Author(s): Babb AL, Ahmad S, Bergstrm J, Scribner BH
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Abstract The middle molecule (MM) hypothesis states that molecules in the molecular weight range of 500 to 2000 daltons/molecule accumulate in uremia and are one cause of peripheral neuropathy. Evidence for and against this hypothesis is reviewed and evaluated. The course of events in the core of early hemodialysis patients who developed neuropathy provides important support ofr the hypothesis. Failure of early peritoneal dialysis patients to develop neuropathy suggested that the peritoneum is more permeable to MM's than early hemodialysis membranes, a fact that was later hemodialysis membranes, a fact that was later confirmed by appropriate investigations. Several investigators have demonstrated that MM's actually do accumulate in uremia and disappear rapidly following a renal transplant, which suggests a high clearance by the human kidney. Retrospective and prospective studies have demonstrated a protective effect of residual renal function against MM intoxication. Our prospective studies to produce MM intoxication are reviewed and their strengths and weaknesses delineated. Similarly, the investigations of others that are cited as evidence against the MM hypothesis are reviewed. It is the opinion of hte authors that the weight of evidence supports the validity of the MM hypothesis; but that final proof still is lacking. A protocol for more definitive studies is discussed.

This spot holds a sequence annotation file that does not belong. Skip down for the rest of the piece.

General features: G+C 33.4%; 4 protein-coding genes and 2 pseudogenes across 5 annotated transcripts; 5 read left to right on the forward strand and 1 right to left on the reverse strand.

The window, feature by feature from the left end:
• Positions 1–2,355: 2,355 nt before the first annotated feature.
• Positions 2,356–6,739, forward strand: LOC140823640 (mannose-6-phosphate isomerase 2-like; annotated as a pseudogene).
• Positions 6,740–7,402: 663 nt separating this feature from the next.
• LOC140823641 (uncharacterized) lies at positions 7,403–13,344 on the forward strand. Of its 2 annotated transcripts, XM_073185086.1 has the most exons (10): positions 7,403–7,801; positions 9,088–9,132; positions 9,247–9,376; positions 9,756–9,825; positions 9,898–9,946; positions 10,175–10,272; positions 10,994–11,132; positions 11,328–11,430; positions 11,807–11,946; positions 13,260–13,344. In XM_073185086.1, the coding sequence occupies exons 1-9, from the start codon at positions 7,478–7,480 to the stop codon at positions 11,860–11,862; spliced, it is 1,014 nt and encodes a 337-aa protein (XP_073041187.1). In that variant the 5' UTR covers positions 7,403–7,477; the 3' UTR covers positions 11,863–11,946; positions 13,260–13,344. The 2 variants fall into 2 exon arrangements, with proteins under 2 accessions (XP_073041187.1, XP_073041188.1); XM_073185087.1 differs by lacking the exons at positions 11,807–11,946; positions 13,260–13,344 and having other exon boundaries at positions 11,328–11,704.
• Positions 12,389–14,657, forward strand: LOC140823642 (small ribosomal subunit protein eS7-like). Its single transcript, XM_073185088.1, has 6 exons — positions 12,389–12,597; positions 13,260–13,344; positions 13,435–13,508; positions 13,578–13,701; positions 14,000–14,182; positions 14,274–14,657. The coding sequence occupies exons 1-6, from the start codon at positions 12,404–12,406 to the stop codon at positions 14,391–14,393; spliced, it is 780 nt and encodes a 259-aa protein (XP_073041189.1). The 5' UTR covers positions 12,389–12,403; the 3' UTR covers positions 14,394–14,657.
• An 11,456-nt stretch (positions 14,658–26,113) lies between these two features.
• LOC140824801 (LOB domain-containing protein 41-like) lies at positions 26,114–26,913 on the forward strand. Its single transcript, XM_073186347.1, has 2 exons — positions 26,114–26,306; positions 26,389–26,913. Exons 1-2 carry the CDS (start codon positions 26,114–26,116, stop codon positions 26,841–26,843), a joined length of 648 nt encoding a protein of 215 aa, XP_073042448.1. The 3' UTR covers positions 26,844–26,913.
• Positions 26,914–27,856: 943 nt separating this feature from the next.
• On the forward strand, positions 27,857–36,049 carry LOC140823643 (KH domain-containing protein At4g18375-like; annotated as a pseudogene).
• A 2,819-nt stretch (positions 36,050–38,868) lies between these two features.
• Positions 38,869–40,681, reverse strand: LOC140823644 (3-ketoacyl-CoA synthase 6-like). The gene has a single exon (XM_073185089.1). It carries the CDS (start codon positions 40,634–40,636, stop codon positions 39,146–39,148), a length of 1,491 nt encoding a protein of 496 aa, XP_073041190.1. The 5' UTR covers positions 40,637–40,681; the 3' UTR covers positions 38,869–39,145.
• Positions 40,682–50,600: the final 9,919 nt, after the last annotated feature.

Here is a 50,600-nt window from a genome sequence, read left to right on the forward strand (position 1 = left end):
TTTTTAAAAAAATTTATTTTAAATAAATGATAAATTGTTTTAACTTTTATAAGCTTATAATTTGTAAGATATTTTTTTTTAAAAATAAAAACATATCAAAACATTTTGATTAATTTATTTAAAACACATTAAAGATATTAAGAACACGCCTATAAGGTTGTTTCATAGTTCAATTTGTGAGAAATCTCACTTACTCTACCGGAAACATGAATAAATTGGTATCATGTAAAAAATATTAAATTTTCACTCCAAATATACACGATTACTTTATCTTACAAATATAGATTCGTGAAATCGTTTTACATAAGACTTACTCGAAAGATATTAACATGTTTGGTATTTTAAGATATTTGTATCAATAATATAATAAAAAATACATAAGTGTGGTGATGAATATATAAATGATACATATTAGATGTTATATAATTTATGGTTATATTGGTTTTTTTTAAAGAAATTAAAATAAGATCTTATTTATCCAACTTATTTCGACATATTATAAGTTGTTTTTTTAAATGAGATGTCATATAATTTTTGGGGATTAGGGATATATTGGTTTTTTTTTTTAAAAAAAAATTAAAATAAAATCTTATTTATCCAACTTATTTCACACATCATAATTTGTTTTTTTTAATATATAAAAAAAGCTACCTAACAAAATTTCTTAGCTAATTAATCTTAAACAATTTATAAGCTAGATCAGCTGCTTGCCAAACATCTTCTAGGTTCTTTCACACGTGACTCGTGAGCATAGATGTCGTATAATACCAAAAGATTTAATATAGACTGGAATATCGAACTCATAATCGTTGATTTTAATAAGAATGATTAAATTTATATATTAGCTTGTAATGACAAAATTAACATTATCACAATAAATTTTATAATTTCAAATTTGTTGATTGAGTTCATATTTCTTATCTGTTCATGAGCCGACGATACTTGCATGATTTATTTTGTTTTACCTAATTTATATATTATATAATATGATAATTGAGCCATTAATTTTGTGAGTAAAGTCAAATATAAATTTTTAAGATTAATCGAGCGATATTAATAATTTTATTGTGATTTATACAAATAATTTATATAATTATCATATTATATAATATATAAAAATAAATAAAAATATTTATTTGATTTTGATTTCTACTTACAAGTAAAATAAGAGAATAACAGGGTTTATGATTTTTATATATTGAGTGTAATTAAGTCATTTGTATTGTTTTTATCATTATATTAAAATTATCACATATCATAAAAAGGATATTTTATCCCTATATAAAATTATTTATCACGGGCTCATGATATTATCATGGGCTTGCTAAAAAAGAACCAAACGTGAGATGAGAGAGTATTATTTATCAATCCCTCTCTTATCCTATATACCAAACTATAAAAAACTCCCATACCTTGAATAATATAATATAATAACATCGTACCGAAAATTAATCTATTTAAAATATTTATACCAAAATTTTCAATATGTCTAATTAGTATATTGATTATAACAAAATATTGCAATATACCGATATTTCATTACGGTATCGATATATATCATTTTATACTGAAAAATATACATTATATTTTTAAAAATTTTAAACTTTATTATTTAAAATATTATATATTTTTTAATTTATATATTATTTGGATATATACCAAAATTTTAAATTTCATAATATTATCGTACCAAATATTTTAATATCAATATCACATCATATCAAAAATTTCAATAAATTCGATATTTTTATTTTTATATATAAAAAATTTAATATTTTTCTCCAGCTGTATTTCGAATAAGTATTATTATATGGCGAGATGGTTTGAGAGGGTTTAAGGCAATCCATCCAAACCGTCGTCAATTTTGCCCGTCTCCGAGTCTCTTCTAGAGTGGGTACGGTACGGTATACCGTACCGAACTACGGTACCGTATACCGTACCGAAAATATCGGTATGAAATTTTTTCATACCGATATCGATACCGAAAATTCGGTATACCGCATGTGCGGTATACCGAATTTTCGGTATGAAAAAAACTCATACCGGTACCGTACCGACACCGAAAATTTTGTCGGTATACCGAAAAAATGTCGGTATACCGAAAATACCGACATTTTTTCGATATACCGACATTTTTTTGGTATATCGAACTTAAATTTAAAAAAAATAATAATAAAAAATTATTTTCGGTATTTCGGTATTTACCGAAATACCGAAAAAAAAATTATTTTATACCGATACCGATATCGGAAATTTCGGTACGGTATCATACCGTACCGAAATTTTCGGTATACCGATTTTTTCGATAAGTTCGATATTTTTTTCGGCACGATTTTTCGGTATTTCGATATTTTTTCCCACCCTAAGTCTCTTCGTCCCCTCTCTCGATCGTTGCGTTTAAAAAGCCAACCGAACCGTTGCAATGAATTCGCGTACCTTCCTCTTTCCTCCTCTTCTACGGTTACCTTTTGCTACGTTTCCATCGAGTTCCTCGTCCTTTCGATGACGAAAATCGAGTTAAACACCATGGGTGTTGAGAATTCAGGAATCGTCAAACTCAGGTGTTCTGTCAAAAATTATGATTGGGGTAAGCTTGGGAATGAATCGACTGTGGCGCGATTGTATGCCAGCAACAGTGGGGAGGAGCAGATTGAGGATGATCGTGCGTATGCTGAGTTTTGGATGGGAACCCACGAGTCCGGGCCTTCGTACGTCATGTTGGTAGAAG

This article was published in Am J Kidney Dis
and referenced in Journal of Bioequivalence & Bioavailability